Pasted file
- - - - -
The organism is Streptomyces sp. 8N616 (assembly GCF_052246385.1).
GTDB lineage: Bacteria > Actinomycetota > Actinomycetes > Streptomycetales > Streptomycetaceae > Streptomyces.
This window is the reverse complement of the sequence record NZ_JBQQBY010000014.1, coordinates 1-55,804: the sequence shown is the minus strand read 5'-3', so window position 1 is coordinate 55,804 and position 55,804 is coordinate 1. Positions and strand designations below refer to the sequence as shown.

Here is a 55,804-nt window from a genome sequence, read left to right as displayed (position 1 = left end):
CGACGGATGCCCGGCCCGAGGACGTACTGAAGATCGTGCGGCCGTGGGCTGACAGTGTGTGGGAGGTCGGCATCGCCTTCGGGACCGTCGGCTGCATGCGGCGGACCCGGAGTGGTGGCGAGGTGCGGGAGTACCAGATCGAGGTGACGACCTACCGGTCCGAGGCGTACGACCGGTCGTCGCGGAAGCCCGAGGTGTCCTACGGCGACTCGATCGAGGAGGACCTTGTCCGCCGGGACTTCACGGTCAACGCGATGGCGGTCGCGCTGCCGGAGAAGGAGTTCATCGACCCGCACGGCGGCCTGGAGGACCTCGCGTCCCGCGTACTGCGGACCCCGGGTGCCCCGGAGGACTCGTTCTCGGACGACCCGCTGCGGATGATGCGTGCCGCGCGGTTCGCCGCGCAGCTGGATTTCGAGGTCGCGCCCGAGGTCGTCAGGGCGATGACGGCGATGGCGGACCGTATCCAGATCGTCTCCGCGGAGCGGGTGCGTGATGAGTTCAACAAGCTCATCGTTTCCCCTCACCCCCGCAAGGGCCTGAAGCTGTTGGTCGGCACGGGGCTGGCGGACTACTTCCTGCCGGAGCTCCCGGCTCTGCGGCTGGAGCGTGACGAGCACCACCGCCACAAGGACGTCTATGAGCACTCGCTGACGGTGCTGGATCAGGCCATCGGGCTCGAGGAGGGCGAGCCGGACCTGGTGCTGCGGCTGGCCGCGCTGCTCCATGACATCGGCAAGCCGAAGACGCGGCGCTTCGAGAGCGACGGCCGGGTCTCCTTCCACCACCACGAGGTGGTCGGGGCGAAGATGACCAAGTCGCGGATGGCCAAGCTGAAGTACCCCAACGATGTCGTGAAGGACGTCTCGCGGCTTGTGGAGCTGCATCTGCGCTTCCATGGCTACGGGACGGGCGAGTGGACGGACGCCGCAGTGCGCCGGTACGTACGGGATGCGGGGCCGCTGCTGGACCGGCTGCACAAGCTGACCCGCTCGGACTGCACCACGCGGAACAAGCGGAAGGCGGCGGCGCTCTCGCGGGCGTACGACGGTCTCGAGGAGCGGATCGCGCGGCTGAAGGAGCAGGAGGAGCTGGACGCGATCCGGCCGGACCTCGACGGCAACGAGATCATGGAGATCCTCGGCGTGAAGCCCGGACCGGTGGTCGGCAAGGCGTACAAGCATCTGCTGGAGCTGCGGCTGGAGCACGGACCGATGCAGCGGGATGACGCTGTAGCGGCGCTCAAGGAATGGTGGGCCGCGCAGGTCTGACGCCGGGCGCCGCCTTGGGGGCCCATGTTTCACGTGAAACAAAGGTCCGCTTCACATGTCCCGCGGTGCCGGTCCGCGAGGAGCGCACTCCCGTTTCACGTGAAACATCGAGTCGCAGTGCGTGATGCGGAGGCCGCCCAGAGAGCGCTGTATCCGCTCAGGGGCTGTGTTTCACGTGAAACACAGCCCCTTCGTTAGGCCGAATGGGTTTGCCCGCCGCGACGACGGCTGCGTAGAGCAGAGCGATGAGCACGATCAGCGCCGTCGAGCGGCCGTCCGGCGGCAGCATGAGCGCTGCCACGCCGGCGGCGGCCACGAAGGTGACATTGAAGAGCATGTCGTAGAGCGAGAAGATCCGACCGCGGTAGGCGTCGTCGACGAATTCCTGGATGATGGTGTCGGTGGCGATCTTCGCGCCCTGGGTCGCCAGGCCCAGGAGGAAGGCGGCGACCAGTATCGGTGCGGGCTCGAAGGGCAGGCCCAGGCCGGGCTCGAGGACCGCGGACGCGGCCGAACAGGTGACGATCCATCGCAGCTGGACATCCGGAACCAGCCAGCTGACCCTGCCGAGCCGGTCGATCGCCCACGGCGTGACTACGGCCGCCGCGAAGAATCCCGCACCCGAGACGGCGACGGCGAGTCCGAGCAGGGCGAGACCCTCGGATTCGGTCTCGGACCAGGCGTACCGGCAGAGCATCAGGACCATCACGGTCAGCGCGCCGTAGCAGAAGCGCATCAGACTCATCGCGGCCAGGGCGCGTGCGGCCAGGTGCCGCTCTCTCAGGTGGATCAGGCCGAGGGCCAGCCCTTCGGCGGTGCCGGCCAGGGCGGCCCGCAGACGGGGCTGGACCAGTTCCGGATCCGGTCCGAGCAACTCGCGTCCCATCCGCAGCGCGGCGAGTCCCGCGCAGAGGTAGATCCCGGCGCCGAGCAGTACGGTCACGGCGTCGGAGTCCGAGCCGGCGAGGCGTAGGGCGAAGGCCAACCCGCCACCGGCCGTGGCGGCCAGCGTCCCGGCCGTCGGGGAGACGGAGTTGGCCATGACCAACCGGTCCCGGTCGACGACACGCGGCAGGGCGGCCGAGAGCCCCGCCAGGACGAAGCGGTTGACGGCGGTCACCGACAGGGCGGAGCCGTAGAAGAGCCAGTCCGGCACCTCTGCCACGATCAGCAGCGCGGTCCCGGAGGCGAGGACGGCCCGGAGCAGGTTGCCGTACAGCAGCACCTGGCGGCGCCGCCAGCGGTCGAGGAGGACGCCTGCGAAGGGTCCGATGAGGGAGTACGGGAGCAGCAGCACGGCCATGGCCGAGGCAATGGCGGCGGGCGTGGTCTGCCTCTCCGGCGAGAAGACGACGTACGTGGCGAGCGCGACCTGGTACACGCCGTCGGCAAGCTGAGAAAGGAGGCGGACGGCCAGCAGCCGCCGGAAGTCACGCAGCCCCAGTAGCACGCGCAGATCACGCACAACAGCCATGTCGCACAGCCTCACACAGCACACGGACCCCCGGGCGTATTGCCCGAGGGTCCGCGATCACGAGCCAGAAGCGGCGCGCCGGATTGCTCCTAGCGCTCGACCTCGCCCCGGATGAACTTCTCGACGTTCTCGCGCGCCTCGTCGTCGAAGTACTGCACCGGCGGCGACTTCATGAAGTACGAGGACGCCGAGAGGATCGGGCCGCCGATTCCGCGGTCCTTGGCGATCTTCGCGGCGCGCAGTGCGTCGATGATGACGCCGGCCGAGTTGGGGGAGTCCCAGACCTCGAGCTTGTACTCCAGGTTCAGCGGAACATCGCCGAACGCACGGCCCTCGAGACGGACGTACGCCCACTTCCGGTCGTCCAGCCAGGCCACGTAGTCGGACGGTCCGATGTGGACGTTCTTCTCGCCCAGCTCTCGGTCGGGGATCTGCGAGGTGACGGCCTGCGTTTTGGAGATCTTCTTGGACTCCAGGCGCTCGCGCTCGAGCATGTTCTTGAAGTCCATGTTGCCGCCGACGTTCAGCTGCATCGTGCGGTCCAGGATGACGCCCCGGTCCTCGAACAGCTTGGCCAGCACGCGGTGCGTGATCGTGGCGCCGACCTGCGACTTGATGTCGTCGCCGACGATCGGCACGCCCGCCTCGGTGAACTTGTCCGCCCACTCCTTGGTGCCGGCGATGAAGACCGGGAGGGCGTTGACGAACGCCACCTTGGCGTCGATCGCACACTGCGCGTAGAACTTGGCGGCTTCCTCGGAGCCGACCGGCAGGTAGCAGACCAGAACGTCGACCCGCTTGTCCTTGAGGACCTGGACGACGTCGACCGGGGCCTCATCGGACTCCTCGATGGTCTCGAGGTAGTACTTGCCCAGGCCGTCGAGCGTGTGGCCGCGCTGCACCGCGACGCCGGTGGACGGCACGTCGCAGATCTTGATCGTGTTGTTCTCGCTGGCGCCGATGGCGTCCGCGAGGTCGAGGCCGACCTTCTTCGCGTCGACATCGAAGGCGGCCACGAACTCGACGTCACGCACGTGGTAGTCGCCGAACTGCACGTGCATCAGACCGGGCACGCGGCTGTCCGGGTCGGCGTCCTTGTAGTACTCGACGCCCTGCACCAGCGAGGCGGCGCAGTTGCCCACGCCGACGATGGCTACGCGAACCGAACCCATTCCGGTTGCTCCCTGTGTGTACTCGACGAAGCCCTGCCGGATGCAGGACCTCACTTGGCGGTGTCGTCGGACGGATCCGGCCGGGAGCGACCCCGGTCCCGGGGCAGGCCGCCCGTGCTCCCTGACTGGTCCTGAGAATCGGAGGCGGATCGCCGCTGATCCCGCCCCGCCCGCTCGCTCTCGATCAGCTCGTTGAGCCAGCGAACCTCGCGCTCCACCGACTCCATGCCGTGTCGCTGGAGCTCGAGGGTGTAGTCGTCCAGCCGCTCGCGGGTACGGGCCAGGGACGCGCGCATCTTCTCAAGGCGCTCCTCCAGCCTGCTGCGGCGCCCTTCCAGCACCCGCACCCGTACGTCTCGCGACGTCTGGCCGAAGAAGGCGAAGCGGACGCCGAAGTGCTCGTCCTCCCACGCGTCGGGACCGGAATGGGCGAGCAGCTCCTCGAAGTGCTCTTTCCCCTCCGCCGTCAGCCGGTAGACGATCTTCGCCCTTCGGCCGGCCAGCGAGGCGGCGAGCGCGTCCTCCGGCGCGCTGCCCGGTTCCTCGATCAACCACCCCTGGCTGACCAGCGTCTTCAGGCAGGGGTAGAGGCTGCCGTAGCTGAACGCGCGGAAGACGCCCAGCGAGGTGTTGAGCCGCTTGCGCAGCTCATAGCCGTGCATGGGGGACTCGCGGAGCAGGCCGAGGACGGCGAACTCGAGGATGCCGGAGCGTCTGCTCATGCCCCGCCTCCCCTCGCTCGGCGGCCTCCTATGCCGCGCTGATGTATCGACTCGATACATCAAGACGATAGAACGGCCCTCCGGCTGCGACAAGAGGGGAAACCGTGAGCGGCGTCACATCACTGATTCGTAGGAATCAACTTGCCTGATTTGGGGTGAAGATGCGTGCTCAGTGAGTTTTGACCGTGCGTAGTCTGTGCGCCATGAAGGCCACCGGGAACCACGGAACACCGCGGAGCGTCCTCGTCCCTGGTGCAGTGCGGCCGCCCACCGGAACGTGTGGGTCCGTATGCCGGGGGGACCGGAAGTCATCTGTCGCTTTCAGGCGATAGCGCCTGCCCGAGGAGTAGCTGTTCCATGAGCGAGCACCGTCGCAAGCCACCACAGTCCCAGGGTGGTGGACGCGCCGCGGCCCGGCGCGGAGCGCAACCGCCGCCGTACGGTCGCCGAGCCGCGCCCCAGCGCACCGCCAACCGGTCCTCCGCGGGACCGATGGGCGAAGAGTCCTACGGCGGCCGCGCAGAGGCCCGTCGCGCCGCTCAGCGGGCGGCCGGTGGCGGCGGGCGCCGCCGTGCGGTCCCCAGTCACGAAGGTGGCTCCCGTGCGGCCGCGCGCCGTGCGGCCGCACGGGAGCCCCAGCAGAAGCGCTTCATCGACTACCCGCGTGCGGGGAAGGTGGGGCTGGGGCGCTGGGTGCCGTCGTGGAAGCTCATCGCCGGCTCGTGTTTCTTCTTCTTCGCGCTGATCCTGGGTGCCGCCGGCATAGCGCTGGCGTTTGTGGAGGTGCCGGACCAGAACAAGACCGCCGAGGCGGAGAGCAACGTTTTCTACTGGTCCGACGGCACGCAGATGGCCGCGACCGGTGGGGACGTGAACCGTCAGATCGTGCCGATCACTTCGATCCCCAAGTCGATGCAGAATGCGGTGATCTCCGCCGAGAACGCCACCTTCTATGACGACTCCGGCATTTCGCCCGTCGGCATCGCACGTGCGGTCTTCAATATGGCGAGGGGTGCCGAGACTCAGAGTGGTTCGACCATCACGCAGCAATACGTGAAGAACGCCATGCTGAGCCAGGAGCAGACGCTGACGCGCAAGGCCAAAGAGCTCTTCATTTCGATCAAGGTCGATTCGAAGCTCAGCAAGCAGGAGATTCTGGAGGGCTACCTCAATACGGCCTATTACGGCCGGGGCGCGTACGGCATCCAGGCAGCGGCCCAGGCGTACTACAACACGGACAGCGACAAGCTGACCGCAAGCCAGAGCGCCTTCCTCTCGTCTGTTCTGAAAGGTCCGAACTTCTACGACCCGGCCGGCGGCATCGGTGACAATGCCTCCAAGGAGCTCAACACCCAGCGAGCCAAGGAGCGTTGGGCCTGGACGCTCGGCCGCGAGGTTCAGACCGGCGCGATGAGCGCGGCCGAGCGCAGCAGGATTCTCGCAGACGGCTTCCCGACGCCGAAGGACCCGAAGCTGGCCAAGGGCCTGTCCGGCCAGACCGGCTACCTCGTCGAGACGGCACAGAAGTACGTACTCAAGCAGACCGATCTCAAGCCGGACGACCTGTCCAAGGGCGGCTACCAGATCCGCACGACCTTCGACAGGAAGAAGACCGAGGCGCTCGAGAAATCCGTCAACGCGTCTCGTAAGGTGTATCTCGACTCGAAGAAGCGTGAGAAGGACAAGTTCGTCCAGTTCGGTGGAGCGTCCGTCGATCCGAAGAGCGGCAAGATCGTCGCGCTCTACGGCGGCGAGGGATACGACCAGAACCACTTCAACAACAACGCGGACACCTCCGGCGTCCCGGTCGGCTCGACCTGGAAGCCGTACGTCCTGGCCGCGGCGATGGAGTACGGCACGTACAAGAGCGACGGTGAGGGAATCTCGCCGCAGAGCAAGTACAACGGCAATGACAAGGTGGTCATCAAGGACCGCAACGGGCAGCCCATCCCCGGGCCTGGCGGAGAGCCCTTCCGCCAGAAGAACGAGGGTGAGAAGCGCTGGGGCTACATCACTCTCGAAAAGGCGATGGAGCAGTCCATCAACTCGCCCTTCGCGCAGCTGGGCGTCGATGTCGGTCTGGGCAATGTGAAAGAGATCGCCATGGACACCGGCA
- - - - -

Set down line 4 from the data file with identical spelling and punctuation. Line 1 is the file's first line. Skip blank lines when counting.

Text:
Here is a 55,804-nt window from a genome sequence, read left to right as displayed (position 1 = left end):